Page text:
We present the first polynomial time algorithm to learn nontrivial classes of languages of infinite trees. Specifically, our algorithm uses membership and equivalence queries to learn classes of $\omega$-tree languages derived from weak regular $\omega$-word languages in polynomial time. The method is a general polynomial time reduction of learning a class of derived $\omega$-tree languages to learning the underlying class of $\omega$-word languages, for any class of $\omega$-word languages recognized by a deterministic Büchi acceptor. Our reduction, combined with the polynomial time learning algorithm of Maler and Pnueli [1995] for the class of weak regular $\omega$-word languages yields the main result. We also show that subset queries that return counterexamples can be implemented in polynomial time using subset queries that return no counterexamples for deterministic or non-deterministic finite word acceptors, and deterministic or non-deterministic Büchi $\omega$-word acceptors. A previous claim of an algorithm to learn regular $\omega$-trees due to Jayasrirani, Begam and Thomas [2008] is unfortunately incorrect, as shown in Angluin [2016].

For a regular cardinal $\kappa$, a formula of the modal $\mu$-calculus is $\kappa$-continuous in a variable x if, on every model, its interpretation as a unary function of x is monotone and preserves unions of $\kappa$-directed sets. We define the fragment $C_{\aleph_1}(x)$ of the modal $\mu$-calculus and prove that all the formulas in this fragment are $\aleph_1$-continuous. For each formula $\phi(x)$ of the modal $\mu$-calculus, we construct a formula $\psi(x) \in C_{\aleph_1 }(x)$ such that $\phi(x)$ is $\kappa$-continuous, for some $\kappa$, if and only if $\phi(x)$ is equivalent to $\psi(x)$. Consequently, we prove that (i) the problem whether a formula is $\kappa$-continuous for some $\kappa$ is decidable, (ii) up to equivalence, there are only two fragments determined by continuity at some regular cardinal: the fragment $C_{\aleph_0}(x)$ studied by Fontaine and the fragment $C_{\aleph_1}(x)$. We apply our considerations to the problem of characterizing closure ordinals of formulas of the modal $\mu$-calculus. An ordinal $\alpha$ is the closure ordinal of a formula $\phi(x)$ if its interpretation on every model converges to its least fixed-point in at most $\alpha$ steps and if there is a model where the convergence occurs exactly in $\alpha$ steps. We prove that $\omega_1$, the least uncountable ordinal, is such a closure ordinal. Moreover we prove that closure ordinals are closed under ordinal sum. Thus, any formal expression built from 0, 1, $\omega$, $\omega_1$ by […]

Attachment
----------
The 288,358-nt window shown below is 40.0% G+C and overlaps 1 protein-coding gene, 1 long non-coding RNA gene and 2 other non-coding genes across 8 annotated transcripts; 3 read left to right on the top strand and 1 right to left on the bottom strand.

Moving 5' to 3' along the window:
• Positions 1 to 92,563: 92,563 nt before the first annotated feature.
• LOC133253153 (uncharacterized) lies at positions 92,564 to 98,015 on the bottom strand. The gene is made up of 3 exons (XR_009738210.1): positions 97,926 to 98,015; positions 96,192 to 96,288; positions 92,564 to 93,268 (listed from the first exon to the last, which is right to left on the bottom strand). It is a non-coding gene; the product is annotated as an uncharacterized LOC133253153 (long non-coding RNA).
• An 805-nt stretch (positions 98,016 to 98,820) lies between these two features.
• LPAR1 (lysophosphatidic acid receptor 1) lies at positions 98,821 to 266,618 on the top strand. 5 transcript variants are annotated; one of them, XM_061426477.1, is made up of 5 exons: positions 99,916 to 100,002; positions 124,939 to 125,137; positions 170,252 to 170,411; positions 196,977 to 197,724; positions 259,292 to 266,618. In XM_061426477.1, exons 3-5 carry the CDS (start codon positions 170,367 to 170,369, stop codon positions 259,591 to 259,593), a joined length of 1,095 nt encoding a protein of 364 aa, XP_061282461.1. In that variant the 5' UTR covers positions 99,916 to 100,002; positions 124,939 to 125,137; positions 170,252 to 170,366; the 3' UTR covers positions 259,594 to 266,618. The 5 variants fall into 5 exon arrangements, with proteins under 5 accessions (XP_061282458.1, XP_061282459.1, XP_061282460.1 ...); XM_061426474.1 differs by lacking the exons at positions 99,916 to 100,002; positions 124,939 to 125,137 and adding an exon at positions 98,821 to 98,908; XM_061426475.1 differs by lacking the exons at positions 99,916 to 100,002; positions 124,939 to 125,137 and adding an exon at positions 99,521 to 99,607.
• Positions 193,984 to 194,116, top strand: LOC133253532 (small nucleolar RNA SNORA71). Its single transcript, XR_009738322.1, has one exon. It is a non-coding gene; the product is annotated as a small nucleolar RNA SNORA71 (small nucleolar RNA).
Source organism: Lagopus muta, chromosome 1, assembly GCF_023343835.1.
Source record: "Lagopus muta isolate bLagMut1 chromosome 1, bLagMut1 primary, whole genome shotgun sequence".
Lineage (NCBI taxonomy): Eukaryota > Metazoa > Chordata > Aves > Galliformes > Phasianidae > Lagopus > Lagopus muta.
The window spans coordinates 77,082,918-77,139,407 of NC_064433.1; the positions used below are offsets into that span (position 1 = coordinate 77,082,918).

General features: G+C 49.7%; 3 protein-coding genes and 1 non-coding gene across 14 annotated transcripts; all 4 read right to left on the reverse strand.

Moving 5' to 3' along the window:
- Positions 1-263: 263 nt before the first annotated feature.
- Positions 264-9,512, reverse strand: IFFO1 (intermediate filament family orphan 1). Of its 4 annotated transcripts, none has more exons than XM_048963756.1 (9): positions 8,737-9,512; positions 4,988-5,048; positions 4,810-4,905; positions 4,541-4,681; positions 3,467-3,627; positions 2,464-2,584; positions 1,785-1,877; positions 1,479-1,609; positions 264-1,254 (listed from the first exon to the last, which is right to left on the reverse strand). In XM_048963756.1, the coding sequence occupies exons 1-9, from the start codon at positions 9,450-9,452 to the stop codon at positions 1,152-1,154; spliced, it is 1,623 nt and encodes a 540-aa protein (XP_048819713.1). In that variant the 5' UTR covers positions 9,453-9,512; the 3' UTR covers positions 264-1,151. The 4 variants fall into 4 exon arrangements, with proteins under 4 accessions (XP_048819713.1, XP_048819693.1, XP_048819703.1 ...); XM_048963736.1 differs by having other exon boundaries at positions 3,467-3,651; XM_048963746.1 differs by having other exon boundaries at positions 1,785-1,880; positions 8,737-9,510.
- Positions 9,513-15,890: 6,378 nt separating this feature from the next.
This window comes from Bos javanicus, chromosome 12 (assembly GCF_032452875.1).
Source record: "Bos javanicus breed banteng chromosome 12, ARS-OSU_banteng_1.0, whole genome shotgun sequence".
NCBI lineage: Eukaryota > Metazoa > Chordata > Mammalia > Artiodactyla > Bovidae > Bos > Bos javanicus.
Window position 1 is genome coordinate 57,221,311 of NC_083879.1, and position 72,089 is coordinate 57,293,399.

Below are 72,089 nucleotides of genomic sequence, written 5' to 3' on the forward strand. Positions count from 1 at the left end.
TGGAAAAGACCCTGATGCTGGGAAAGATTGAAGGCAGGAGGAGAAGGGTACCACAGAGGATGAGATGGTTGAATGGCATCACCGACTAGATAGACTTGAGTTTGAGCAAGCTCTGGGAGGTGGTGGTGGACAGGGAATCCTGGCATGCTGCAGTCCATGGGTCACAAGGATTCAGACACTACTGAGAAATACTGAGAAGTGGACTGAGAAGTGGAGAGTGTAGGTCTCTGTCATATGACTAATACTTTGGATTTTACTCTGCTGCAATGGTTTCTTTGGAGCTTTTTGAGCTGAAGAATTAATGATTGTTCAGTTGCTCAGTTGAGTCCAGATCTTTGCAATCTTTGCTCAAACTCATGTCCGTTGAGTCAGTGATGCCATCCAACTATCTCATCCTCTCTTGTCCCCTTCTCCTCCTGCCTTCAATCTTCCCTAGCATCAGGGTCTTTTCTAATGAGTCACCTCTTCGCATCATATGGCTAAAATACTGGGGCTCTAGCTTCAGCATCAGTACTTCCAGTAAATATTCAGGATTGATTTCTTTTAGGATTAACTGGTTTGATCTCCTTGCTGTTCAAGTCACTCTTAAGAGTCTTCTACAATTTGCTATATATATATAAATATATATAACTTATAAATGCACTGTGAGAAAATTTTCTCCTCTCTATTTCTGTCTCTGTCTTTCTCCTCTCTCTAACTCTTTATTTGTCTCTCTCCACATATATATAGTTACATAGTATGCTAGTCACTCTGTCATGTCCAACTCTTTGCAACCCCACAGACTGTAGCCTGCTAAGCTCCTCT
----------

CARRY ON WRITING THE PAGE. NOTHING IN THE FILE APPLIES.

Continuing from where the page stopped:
We study an extension of modal $\mu$-calculus to sets with atoms and we study its basic properties. Model checking is decidable on orbit-finite structures, and a correspondence to parity games holds. On the other hand, satisfiability becomes undecidable. We also show expressive limitations of atom-enriched $\mu$-calculi, and explain how their expressive power depends on the structure of atoms used, and on the choice between basic or vectorial syntax.

In implementing evaluation strategies of the lambda-calculus, both correctness and efficiency of implementation are valid concerns. While the notion of correctness is determined by the evaluation strategy, regarding efficiency there is a larger design space that can be explored, in particular the trade-off between space versus time efficiency. Aiming at a unified framework that would enable the study of this trade-off, we introduce an abstract machine, inspired by Girard's Geometry of Interaction (GoI), a machine combining token passing and graph rewriting. We show soundness and completeness of our abstract machine, called the \emph{Dynamic GoI Machine} (DGoIM), with respect to three evaluations: call-by-need, left-to-right call-by-value, and right-to-left call-by-value. Analysing time cost of its execution classifies the machine as ``efficient'' in Accattoli's taxonomy of abstract machines.